12. Grizzlies (19-15, LW 12). Mark Gasol had a nice All-Star Game and deserved to be there. He also told he Memphis needs to get Zach Randolph back — and get him peaking like he did in the playoffs last year — for this team to make another big run in the playoffs.

13. Knicks (17-18, LW 11). The league found a way to get Jeremy Lin into All-Star Weekend. The interest in him from the International media is insane, I mean I knew it but until I saw it the enormity of the thing was hard to grasp. Now comes the hard work for the Knicks of fitting all those pieces together — if they do it they could be the third best team in the East come the playoffs.

14. Hawks (20-14, LW 14). No All-Stars, but Josh Smith should have been one. If Smith were playing in another system that suited him better, people might realize just how good he really is and he would be an All-Star every year.

15. Blazers (18-16, LW 16). LaMarcus Aldridge seemed to enjoy his well-deserved turn as an All-Star. Good for him. The Blazers have got to get better play out of the point guard spot to get their mojo back, either from Raymond Felton or Jamal Crawford. Or anyone, really.

16. Nuggets (18-17, LW 15). They lost their mojo from the start of the season and they lost Danilo Gallinari (who should have been an All-Star if healthy). They also lost four of five to good teams recently, which says a lot.

17. Timberwolves (17-17, LW 18). Kevin Love got his turn as an All-Star and was the West’s leading scorer in the fourth quarter with eight points. Also, he won the three-point contest. They have the pieces to really build something good in Minnesota, if David Kahn can be trusted to put good role players around his stars.

18. Celtics (15-17, LW 17). They are not a contender, they may well not get out of the first round of the playoffs, but you can bet this is a team the elite would like to avoid in the first round. Well, that is unless Danny Ainge decides to blow the whole thing up at the trade deadline (and he would do it, too). Watch them this week, I bet the rest for their older players does them good.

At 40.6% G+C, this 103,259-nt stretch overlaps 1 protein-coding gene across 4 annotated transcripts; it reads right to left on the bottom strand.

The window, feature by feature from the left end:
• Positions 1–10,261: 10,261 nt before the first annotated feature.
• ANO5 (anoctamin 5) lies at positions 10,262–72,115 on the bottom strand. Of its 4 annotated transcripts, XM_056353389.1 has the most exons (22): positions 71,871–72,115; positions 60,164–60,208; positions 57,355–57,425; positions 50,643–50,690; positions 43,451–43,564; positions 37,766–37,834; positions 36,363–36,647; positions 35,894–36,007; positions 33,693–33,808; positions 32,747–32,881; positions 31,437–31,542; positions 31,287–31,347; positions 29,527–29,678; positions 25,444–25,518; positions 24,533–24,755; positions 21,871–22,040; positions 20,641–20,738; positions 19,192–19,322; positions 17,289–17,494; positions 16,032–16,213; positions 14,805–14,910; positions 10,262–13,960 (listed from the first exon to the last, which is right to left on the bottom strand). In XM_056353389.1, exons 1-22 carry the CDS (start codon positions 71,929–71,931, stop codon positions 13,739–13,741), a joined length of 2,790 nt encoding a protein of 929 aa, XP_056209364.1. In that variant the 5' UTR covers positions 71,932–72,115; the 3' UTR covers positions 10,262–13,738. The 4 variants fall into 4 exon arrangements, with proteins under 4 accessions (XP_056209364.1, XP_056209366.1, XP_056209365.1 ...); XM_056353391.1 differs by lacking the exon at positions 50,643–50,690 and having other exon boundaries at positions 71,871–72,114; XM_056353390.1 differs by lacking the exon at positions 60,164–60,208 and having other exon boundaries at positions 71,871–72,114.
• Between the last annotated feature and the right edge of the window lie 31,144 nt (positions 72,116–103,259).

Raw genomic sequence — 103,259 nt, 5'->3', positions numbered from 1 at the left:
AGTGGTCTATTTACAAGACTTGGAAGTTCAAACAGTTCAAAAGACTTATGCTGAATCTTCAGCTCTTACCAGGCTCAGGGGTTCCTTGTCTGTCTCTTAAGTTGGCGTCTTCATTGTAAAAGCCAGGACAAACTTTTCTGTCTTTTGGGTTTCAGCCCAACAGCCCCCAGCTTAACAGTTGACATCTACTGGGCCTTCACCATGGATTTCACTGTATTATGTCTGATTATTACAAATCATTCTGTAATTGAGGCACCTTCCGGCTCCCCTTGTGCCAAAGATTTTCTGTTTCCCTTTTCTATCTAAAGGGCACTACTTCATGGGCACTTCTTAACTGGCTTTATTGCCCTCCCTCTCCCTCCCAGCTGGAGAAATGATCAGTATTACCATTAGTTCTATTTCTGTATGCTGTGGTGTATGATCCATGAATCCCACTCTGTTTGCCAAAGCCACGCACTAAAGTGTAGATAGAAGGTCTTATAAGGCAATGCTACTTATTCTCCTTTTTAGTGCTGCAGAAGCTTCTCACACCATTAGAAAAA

19. Jazz (15-17, LW 19). Gordon Hayward played well in the Rising Stars Challenge Friday night and I’ll admit it — he’s better than I thought he’d be coming out of college.

20. Suns (14-20, LW 20). Steve Nash played just four minutes in the All-Star Game, and you can bet that was at his request, trying to rest his body. But sure, he should have been there over the Rockets Kyle Lowry.

21. Cavaliers (13-18, LW 21). Kyrie Irving can shoot the rock if you leave him open — he was 8-for-8 from three in the Rising Stars Challenge on his way to the MVP. Tristan Thompson had maybe my favorite line of the weekend, “We’ve been hearing about Ricky Rubio since like 400 B.C.” There are some pieces to start rebuilding with there.

22. Warriors (13-17, LW 24). Stephen Curry’s foot injury — don’t call it an ankle, it’s not an ankle — kept him from defending his Skills Challenge title. Mark Jackson’s promise of making the playoffs this season looks unlikely, which goes to show it’s not him or Keith Smart that is the issue, it’s the talent on the roster.

23. Pistons (11-24, LW 22). Greg Monroe got in the Rising Stars game but he could challenge Roy Hibbert as one of the All-Star centers in the East for years.

24. Bucks (13-20, LW 23). I was disappointed Bango wasn’t one of the mascots at the All-Star Game. What, he’s too big time for that now?